As you breathe in and out in this posture, the abdomen stretches and gently massages the digestive organs, getting digestion going and relieving bloating.

The closer your knees are to each other, the more the organs are stimulated.

How to Do Child’s Pose (Balasana)

  1. Begin in a quadrupedal position, pushing your buttocks backward onto your heels. The knees are open mat-width so that the upper body has space between the thighs.
  2. Bring the torso down to the floor with the next exhalation until your forehead is on the mat.
  3. You can either move forward with your arms and stretch them out, rest them at your sides, or place your hands under your forehead.
  4. Close your eyes and breathe into your lower back. Stay in this position for 30 seconds to several minutes.
  5. To come out of the posture, exhale and roll up vertebra by vertebra into a seated position.
Woman doing child's pose (balasana)

Common Mistakes

  • Make sure your forehead is on the floor. If you can’t quite put it down, put your hands underneath or place a folded blanket under your buttocks.
  • The neck should remain in a neutral position. If the channel is bent, use a pillow, yoga block, or your hands under your forehead to take pressure off your neck.
  • Because the posture restricts breathing movement in the abdomen and chest, it can be easy to forget to breathe fully into the lungs. Be sure to let your breath flow deeply and calmly.
  • Wait at least an hour after eating before performing the pose.
  • If you have knee or ankle injuries, place a blanket under your knees or substitute the posture with another resting position, such as Savasana.

Expert Tips to Improve

  • Extend your arms and gently move your fingertips forward if you want a deeper stretch in the pose.
  • If the stretch in the hips is too intense, bring the knees closer together in the pose. If you want more intensity, move your knees further apart.
  • Make sure to keep your big toes together.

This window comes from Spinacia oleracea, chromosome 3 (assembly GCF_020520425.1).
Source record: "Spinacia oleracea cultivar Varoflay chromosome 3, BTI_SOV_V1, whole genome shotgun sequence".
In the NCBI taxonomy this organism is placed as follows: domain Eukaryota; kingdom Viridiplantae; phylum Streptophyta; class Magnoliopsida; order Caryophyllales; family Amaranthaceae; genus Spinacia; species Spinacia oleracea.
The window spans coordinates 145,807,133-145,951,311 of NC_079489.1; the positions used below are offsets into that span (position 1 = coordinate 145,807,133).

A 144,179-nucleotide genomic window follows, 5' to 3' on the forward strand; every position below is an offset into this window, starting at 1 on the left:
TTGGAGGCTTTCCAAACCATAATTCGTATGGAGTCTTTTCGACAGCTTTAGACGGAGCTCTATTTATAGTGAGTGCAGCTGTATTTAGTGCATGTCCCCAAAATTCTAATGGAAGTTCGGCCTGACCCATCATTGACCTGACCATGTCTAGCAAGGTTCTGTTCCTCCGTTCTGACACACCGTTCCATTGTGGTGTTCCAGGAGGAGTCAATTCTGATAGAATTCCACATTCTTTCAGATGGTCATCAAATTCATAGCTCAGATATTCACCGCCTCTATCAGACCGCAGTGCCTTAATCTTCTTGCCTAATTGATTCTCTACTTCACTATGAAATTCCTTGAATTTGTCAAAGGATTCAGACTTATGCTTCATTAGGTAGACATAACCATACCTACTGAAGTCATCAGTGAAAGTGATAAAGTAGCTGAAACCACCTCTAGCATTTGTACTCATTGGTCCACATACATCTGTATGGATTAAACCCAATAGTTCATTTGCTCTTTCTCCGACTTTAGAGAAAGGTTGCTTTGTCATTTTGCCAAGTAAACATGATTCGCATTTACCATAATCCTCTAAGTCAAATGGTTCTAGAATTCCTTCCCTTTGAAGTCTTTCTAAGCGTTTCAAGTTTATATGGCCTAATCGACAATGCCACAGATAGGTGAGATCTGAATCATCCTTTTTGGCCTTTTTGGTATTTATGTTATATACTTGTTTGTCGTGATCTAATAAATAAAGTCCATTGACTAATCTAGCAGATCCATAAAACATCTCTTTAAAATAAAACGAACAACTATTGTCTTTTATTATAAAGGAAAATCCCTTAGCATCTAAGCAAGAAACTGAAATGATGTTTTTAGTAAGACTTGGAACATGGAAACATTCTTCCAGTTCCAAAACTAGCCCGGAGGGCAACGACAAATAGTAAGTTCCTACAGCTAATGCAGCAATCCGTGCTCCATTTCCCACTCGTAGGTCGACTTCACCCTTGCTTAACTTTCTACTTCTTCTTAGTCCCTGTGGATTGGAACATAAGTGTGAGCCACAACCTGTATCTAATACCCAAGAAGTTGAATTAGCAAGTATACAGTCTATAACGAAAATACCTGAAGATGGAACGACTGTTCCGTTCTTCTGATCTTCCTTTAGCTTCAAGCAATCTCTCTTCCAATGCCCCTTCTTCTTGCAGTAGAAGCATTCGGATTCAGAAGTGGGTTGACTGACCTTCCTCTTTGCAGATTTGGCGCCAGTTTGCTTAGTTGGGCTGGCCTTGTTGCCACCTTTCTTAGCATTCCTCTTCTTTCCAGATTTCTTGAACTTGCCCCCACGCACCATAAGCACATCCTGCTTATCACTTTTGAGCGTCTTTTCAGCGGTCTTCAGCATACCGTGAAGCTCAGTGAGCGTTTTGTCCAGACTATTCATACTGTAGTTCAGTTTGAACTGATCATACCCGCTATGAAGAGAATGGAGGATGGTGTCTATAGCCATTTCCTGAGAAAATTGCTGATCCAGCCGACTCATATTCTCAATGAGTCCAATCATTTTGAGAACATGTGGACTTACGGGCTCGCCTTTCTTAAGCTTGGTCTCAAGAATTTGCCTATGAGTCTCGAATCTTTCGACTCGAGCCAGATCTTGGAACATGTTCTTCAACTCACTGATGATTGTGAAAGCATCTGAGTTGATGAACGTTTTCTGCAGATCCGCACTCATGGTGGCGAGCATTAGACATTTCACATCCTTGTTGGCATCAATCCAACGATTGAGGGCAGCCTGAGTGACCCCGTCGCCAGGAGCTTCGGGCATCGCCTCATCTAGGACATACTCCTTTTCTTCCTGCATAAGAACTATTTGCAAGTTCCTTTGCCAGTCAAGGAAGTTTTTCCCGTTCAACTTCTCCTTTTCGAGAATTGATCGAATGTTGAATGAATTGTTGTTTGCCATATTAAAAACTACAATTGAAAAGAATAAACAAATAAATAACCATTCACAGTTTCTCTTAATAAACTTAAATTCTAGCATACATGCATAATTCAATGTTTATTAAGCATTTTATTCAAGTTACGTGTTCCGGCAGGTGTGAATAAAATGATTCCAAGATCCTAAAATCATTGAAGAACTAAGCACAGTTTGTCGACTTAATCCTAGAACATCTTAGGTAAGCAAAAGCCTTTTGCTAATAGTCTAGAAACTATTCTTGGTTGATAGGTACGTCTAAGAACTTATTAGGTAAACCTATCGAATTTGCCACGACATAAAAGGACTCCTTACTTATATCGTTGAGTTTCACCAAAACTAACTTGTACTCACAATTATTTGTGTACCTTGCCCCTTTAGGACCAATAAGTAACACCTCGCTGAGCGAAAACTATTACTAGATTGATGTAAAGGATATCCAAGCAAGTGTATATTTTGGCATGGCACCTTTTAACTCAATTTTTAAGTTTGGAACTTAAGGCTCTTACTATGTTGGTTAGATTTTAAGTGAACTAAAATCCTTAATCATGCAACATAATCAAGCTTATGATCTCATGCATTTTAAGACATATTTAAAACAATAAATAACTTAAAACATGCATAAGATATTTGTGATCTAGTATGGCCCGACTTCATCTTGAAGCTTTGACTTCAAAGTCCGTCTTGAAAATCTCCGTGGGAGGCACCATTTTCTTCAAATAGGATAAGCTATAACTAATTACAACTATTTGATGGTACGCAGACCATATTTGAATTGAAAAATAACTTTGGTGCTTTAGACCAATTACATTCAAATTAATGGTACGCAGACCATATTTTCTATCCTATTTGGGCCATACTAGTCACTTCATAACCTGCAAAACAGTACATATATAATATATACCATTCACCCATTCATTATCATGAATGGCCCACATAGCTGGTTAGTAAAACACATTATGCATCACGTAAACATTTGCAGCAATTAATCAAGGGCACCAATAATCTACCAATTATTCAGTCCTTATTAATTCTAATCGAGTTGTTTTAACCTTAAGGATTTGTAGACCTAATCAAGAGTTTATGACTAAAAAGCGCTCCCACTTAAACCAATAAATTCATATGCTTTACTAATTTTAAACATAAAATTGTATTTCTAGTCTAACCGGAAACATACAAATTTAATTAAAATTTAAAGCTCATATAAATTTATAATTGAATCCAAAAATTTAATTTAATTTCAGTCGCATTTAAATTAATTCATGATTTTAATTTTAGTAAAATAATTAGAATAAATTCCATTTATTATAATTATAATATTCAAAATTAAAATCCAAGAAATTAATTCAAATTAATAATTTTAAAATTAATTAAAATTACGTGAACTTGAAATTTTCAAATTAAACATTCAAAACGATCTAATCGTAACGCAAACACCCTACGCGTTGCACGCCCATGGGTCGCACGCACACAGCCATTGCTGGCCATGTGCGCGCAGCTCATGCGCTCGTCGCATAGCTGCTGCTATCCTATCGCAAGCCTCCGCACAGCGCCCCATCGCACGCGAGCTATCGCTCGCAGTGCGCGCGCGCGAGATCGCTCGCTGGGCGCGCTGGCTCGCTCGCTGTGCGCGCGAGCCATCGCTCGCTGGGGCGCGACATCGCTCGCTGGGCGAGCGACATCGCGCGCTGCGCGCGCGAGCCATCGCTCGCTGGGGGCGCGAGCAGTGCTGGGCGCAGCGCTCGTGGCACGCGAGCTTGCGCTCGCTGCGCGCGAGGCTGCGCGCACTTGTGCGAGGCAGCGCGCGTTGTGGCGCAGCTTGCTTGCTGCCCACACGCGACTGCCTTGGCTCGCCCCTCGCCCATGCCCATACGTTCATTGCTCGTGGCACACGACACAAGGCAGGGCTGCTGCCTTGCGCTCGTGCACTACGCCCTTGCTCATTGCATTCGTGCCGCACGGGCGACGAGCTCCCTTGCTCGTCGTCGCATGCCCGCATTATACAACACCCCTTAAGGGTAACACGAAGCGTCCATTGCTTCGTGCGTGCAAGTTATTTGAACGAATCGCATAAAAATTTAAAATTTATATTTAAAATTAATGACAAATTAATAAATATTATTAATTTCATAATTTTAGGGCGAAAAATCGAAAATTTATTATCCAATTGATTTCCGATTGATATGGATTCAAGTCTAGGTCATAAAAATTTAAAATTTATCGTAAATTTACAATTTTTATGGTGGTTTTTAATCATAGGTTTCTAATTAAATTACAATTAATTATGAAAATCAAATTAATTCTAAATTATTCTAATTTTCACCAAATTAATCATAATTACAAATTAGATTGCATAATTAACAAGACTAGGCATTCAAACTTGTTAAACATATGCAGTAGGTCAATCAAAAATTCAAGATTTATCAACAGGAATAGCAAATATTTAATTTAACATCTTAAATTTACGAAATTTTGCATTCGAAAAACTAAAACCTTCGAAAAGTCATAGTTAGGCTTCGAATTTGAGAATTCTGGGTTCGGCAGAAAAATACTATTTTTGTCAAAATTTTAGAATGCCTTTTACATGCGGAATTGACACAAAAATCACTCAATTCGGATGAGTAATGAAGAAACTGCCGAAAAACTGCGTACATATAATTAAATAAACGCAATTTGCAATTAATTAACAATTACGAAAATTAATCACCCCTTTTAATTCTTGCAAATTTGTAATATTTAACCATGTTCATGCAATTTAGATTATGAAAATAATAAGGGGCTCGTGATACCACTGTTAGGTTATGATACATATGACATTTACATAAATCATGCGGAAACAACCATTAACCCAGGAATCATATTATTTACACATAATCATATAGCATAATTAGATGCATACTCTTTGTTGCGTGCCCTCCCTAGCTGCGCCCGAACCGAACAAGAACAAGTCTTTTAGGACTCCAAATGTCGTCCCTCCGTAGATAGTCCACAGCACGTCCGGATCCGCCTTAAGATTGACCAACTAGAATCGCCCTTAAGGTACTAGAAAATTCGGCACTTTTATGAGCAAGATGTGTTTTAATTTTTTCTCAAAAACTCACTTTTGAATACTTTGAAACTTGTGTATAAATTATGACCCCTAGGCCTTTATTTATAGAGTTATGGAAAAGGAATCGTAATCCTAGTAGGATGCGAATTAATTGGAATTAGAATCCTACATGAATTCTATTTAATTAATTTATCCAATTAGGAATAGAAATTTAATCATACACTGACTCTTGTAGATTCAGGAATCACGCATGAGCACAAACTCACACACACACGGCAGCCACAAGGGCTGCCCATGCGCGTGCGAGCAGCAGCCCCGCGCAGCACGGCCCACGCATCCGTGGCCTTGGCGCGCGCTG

• Let the breath flow calmly and bring attention to your lower back.

Variations and Modifications

  • Variation 1: Open the knees wider to push the arms between the legs and mindfully turn the head to the side.
  • Variation 2: Bring a pillow or yoga block under your forehead.
  • Variation 3: To trace, bring your buttocks to your heels, your forehead resting on the floor, and arms relaxing at your sides next to your body, palms facing up.
  • Variation 4: Place a yoga bolster between your inner thighs and slowly lower your upper body onto it. Bring your forehead or cheek to the cushion. A rolled-up blanket or pillow placed between the backs of your thighs and calves can provide additional support.


  • If you’re pregnant, bring your knees wide apart to allow room for your belly and reduce pressure on your abdomen.
  • If your knees are sensitive, place a folded blanket under your knees.
  • For an incredibly relaxing variation, place a pillow under the abdomen or chest and remain in the position for up to 10 minutes.
  • The posture is also great for balancing before or after the cobra pose.

Frequently Asked Questions (FAQ)

What is child’s pose good for?

This yoga pose is excellent as a resting pose for tracking between more active poses, relaxing the lower back, relieving stress, and calming the mind.

How long should you stay in child’s pose?

You can stay in the child’s pose for 4-8 deep breaths or even several minutes.

Is child’s pose good for lower back pain?

Child’s pose is one of the best yoga poses for relieving lower back tension through a gentle stretch.

Why is child’s pose so comforting?

While the focus is entirely inward and on one’s breath, external stimuli are blocked, and the mind calms.

Mag. Stephan Lederer, MSc.

Mag. Stephan Lederer, MSc. is an author and blogger from Austria who writes in-depth content about health and nutrition. His book series on Interval Fasting landed #1 on the bestseller list in the German Amazon marketplace in 15 categories.

Stephan is a true man of science, having earned multiple diplomas and master's degrees in various fields. He has made it his mission to bridge the gap between conventional wisdom and scientific knowledge. He precisely reviews the content and sources of this blog for currency and accuracy.

Click on the links above to visit his author and about me pages.